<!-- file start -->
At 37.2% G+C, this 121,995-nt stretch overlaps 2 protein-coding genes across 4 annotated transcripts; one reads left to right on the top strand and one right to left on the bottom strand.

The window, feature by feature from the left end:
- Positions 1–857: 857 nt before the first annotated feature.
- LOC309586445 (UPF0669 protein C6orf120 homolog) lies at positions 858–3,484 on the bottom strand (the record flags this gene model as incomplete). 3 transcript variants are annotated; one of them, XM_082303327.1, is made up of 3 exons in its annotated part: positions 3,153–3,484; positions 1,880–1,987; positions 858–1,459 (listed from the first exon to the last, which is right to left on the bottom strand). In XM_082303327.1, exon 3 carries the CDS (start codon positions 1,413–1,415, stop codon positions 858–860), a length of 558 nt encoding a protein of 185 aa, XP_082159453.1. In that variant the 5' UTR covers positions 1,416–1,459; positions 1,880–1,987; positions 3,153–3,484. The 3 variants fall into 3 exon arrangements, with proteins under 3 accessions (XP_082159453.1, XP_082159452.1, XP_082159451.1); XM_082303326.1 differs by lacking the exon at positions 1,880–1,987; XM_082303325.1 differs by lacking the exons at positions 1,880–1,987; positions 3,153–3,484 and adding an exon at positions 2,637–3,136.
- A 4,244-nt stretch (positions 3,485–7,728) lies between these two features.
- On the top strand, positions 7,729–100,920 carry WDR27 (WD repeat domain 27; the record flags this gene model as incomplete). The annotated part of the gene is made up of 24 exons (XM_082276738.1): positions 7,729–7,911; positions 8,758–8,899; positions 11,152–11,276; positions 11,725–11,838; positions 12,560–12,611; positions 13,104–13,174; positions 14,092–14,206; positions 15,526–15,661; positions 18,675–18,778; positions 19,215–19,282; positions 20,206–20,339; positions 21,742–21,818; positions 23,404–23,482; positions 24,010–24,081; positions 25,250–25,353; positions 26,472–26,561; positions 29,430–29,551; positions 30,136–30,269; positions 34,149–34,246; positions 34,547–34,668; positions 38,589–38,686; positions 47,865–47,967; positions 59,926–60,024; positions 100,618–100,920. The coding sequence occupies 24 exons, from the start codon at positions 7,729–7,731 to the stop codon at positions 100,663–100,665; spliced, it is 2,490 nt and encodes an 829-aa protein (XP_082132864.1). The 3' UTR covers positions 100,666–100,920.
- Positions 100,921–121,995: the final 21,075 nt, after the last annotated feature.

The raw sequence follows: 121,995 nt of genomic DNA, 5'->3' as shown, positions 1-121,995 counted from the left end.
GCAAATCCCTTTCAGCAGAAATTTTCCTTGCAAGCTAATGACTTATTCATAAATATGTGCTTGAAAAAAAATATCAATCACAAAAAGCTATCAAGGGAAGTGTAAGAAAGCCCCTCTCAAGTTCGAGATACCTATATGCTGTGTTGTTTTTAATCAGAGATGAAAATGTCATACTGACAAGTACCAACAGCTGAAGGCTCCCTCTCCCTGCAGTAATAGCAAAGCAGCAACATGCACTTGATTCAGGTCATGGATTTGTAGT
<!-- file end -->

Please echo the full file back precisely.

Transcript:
At 37.2% G+C, this 121,995-nt stretch overlaps 2 protein-coding genes across 4 annotated transcripts; one reads left to right on the top strand and one right to left on the bottom strand.

The window, feature by feature from the left end:
- Positions 1–857: 857 nt before the first annotated feature.
- LOC309586445 (UPF0669 protein C6orf120 homolog) lies at positions 858–3,484 on the bottom strand (the record flags this gene model as incomplete). 3 transcript variants are annotated; one of them, XM_082303327.1, is made up of 3 exons in its annotated part: positions 3,153–3,484; positions 1,880–1,987; positions 858–1,459 (listed from the first exon to the last, which is right to left on the bottom strand). In XM_082303327.1, exon 3 carries the CDS (start codon positions 1,413–1,415, stop codon positions 858–860), a length of 558 nt encoding a protein of 185 aa, XP_082159453.1. In that variant the 5' UTR covers positions 1,416–1,459; positions 1,880–1,987; positions 3,153–3,484. The 3 variants fall into 3 exon arrangements, with proteins under 3 accessions (XP_082159453.1, XP_082159452.1, XP_082159451.1); XM_082303326.1 differs by lacking the exon at positions 1,880–1,987; XM_082303325.1 differs by lacking the exons at positions 1,880–1,987; positions 3,153–3,484 and adding an exon at positions 2,637–3,136.
- A 4,244-nt stretch (positions 3,485–7,728) lies between these two features.
- On the top strand, positions 7,729–100,920 carry WDR27 (WD repeat domain 27; the record flags this gene model as incomplete). The annotated part of the gene is made up of 24 exons (XM_082276738.1): positions 7,729–7,911; positions 8,758–8,899; positions 11,152–11,276; positions 11,725–11,838; positions 12,560–12,611; positions 13,104–13,174; positions 14,092–14,206; positions 15,526–15,661; positions 18,675–18,778; positions 19,215–19,282; positions 20,206–20,339; positions 21,742–21,818; positions 23,404–23,482; positions 24,010–24,081; positions 25,250–25,353; positions 26,472–26,561; positions 29,430–29,551; positions 30,136–30,269; positions 34,149–34,246; positions 34,547–34,668; positions 38,589–38,686; positions 47,865–47,967; positions 59,926–60,024; positions 100,618–100,920. The coding sequence occupies 24 exons, from the start codon at positions 7,729–7,731 to the stop codon at positions 100,663–100,665; spliced, it is 2,490 nt and encodes an 829-aa protein (XP_082132864.1). The 3' UTR covers positions 100,666–100,920.
- Positions 100,921–121,995: the final 21,075 nt, after the last annotated feature.

The raw sequence follows: 121,995 nt of genomic DNA, 5'->3' as shown, positions 1-121,995 counted from the left end.
GCAAATCCCTTTCAGCAGAAATTTTCCTTGCAAGCTAATGACTTATTCATAAATATGTGCTTGAAAAAAAATATCAATCACAAAAAGCTATCAAGGGAAGTGTAAGAAAGCCCCTCTCAAGTTCGAGATACCTATATGCTGTGTTGTTTTTAATCAGAGATGAAAATGTCATACTGACAAGTACCAACAGCTGAAGGCTCCCTCTCCCTGCAGTAATAGCAAAGCAGCAACATGCACTTGATTCAGGTCATGGATTTGTAGT